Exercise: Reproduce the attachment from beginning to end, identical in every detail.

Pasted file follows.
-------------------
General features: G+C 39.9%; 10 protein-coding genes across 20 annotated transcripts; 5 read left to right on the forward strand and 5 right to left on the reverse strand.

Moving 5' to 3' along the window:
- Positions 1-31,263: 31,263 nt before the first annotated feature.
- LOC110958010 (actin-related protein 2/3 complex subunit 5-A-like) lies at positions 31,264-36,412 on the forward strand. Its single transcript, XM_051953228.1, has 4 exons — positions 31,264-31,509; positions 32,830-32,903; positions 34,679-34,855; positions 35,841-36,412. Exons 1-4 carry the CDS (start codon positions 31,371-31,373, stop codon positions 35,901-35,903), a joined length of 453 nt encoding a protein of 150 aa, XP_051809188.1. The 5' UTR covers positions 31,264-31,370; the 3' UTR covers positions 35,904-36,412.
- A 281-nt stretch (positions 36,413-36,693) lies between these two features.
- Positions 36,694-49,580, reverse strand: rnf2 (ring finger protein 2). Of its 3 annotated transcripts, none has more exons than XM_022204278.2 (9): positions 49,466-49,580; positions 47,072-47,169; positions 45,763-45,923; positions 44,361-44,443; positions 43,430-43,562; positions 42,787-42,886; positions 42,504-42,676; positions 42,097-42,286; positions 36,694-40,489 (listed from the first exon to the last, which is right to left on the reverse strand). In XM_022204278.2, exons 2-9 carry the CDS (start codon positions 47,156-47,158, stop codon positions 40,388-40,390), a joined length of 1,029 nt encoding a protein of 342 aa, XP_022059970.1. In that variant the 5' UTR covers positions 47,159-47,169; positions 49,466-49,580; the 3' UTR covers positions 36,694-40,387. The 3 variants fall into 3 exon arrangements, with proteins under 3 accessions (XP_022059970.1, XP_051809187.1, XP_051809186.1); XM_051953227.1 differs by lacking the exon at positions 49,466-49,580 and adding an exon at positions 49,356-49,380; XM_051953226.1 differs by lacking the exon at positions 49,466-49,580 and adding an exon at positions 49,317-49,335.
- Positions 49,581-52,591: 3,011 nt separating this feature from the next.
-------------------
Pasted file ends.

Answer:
General features: G+C 39.9%; 10 protein-coding genes across 20 annotated transcripts; 5 read left to right on the forward strand and 5 right to left on the reverse strand.

Moving 5' to 3' along the window:
- Positions 1-31,263: 31,263 nt before the first annotated feature.
- LOC110958010 (actin-related protein 2/3 complex subunit 5-A-like) lies at positions 31,264-36,412 on the forward strand. Its single transcript, XM_051953228.1, has 4 exons — positions 31,264-31,509; positions 32,830-32,903; positions 34,679-34,855; positions 35,841-36,412. Exons 1-4 carry the CDS (start codon positions 31,371-31,373, stop codon positions 35,901-35,903), a joined length of 453 nt encoding a protein of 150 aa, XP_051809188.1. The 5' UTR covers positions 31,264-31,370; the 3' UTR covers positions 35,904-36,412.
- A 281-nt stretch (positions 36,413-36,693) lies between these two features.
- Positions 36,694-49,580, reverse strand: rnf2 (ring finger protein 2). Of its 3 annotated transcripts, none has more exons than XM_022204278.2 (9): positions 49,466-49,580; positions 47,072-47,169; positions 45,763-45,923; positions 44,361-44,443; positions 43,430-43,562; positions 42,787-42,886; positions 42,504-42,676; positions 42,097-42,286; positions 36,694-40,489 (listed from the first exon to the last, which is right to left on the reverse strand). In XM_022204278.2, exons 2-9 carry the CDS (start codon positions 47,156-47,158, stop codon positions 40,388-40,390), a joined length of 1,029 nt encoding a protein of 342 aa, XP_022059970.1. In that variant the 5' UTR covers positions 47,159-47,169; positions 49,466-49,580; the 3' UTR covers positions 36,694-40,387. The 3 variants fall into 3 exon arrangements, with proteins under 3 accessions (XP_022059970.1, XP_051809187.1, XP_051809186.1); XM_051953227.1 differs by lacking the exon at positions 49,466-49,580 and adding an exon at positions 49,356-49,380; XM_051953226.1 differs by lacking the exon at positions 49,466-49,580 and adding an exon at positions 49,317-49,335.
- Positions 49,581-52,591: 3,011 nt separating this feature from the next.